WHEN BRITAIN FINALLY granted dominion status to Ireland, her longest-held possession, in the 1920s it unfortunately also signalled the end to a long tradition of Irish service in H.M. Forces. Well, this is not entirely true — thousands of Irishmen from both Ulster and the Republic continue to volunteer for the Army, Royal Navy, and RAF (the Royal Irish Regiment and the Irish Guards receiving the lion’s share) with an exemplary record of service to the Crown. But numerous other regiments with long lineages rolled up their colours in a dramatic ceremony at Windsor Castle in 1922. (An aside: one of those five regiments was the Connaught Rangers whose former name — the 88th Regiment of Foot — inspired the later re-designation of a New York Guard unit as the 88th Brigade NYG, of which yours truly is a veteran and my uncle the former commander).
The forces which became the Irish Free State Army, given their irregular nature, lacked a ceremonial tradition (though, had I been around and Michael Collins invited me to do so, I would’ve happily manned the desk in the IRA Office of Protocol, Ceremony, and Feathery Hats). In 1932, Dublin hosted the International Eucharistic Congress — a big event in those days, sadly reduced in stature — which meant that dignitaries of great importance would take this opportunity to visit the Irish capital.
And so, the Mounted Escort was formed in 1932 to escort the Papal Legate during the Eucharistic Congress, but given the colour and cut of their uniforms, they quickly acquired the nickname of ‘the Blue Hussars’. Originally, the artist Seán Keating headed up a committee to design a uniform in a suitably modern-but-Celtic style, as was the general artistic bent of the Irish state at the time. Keating’s design called for a saffron léine tunic with six rows of black braid, black cuffs, a blue brat cloak, pantaloons, and a black Balmoral bonnet with saffron feather.
The Army decided not to go with Keating’s proposal but instead adopted the uniform of the 8th King’s Royal Irish Hussars: blue tunic & breeches, yellow frogging & lace, and black sealskin busby with yellow-orange plume. The only difference was that the 8th used dark blue, while the Blue Hussars went for a sapphire blue. Rumour at the time was that when the unit was being formed, a bunch of 8th King’s Royal Irish Hussars uniforms were discovered in a closet in Dublin Castle and it was decided to use them, but record actually exists of the purchase of seventy uniforms for the Mounted Escorts.
Ireland adopted a new constitution that introduced a presidency and reduced the role of the King of Ireland to the very barest essentials of the head of state: signing the letters of credence accrediting Irish ambassadors to foreign states, and signing international treaties on Ireland’s behalf. Almost all other duties that a head of state might have were transferred to a new President who fulfilled the internal role while the King maintained the external role. (Furthermore, the ‘Irish Free State’ was abolished and ‘Éire’ was born). Professor Douglas Hyde, the Protestant founder of Conradh na Gaeilge, was selected as the first President of Ireland and inaugurated at Dublin Castle in June, 1938. From that time, the Blue Hussars became the Mounted Escort to the President of Ireland.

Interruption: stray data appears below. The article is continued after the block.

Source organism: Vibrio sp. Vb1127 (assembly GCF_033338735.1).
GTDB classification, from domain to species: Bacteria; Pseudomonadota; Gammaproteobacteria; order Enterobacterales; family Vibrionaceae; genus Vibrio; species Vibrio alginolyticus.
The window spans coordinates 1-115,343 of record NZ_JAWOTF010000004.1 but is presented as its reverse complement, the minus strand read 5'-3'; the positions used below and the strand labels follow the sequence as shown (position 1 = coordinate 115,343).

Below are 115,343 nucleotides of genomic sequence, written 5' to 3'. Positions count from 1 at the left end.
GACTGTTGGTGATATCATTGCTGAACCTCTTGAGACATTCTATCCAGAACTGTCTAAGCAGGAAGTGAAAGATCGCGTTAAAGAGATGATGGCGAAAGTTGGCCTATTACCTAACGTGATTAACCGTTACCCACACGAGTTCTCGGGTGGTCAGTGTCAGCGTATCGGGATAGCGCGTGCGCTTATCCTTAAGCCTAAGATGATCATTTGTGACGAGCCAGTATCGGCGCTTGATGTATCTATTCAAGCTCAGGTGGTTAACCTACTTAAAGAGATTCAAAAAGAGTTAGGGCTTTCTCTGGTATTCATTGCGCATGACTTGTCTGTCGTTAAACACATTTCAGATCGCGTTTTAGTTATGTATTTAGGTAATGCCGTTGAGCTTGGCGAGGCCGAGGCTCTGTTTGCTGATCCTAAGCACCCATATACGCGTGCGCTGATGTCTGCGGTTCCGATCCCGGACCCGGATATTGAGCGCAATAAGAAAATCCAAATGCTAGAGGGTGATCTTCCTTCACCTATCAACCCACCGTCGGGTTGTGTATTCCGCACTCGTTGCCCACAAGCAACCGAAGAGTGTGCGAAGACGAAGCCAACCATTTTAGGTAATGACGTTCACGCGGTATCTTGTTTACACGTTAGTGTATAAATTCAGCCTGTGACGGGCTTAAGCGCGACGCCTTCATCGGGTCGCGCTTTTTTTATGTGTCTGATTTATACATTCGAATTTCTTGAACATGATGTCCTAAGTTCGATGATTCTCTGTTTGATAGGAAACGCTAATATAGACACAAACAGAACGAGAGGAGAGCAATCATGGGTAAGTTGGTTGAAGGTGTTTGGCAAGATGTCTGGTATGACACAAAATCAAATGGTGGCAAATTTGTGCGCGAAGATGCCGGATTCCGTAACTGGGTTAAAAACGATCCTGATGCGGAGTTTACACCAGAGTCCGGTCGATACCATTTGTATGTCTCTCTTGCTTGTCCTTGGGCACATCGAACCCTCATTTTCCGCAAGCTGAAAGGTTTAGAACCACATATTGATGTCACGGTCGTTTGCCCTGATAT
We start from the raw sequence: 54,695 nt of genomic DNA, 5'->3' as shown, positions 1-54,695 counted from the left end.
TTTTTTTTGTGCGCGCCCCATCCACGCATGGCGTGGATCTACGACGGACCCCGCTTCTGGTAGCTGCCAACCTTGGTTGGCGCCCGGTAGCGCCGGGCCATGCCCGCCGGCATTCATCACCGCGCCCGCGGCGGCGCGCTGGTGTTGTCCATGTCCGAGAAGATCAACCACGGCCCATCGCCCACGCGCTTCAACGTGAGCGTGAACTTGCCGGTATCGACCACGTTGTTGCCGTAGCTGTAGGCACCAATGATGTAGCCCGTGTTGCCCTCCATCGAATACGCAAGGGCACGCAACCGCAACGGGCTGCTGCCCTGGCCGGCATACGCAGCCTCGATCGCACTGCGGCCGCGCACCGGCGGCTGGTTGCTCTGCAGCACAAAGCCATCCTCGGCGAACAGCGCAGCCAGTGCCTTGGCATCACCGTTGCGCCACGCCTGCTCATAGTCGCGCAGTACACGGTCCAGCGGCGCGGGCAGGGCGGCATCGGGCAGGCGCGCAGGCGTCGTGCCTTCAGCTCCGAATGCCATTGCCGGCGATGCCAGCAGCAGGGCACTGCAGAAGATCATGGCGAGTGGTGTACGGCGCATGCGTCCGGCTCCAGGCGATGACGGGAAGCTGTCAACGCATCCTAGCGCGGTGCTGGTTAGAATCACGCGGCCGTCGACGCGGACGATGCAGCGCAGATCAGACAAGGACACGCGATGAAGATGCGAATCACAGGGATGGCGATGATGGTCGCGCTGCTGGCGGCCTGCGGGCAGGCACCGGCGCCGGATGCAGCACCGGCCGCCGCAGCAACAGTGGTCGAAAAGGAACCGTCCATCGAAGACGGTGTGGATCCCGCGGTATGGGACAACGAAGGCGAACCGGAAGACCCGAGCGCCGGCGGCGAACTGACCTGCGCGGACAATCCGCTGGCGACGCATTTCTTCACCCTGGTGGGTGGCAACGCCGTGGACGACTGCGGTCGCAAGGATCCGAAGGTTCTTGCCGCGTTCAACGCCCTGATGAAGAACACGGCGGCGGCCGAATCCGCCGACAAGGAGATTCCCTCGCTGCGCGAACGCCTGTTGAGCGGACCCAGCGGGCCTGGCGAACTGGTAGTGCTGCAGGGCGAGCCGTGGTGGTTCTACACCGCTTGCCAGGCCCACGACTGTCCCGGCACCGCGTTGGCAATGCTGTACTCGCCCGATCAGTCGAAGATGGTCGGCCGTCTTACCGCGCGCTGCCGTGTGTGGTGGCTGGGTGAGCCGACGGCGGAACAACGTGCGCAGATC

When President Hyde retired in 1945, he was succeeded by Seán T. O’Kelly, who was escorted to his inauguration in an open landau through the streets of Dublin. In 1947, the government of Taoiseach Éamon de Valera (boo! hiss!) abandoned the use of carriages by the President after a carriage accident at the Dublin Horse Show (whose official patron, incidentally, was still H.M. the King of Ireland). The following year, under the Inter-Party Government, the Blue Hussars were abolished altogether, as it was decided to shift to motorcycles under the ridiculous excuse from the Ministry of Defence that they would be more impressive than horses. It was also widely used as an excuse that there was a lack of suitable horses — in Ireland! And so, after the Republic of Ireland was proclaimed in 1949, the heads of state of Great Britain and France continued to enjoy escorts of Irish horses while Ireland made do with foreign-built motorcycles.
2 Cavalry Squadron, the Army motorcycle unit which now escorts the President of Ireland, has inherited the nickname of the Blue Hussars, and in 1997 received blue motorcycles in a nod towards the tradition. It seems shameful though — especially considering that the Irish Army School of Equitation continues to train international-quality horsemen — that the Blue Hussars have not been revived.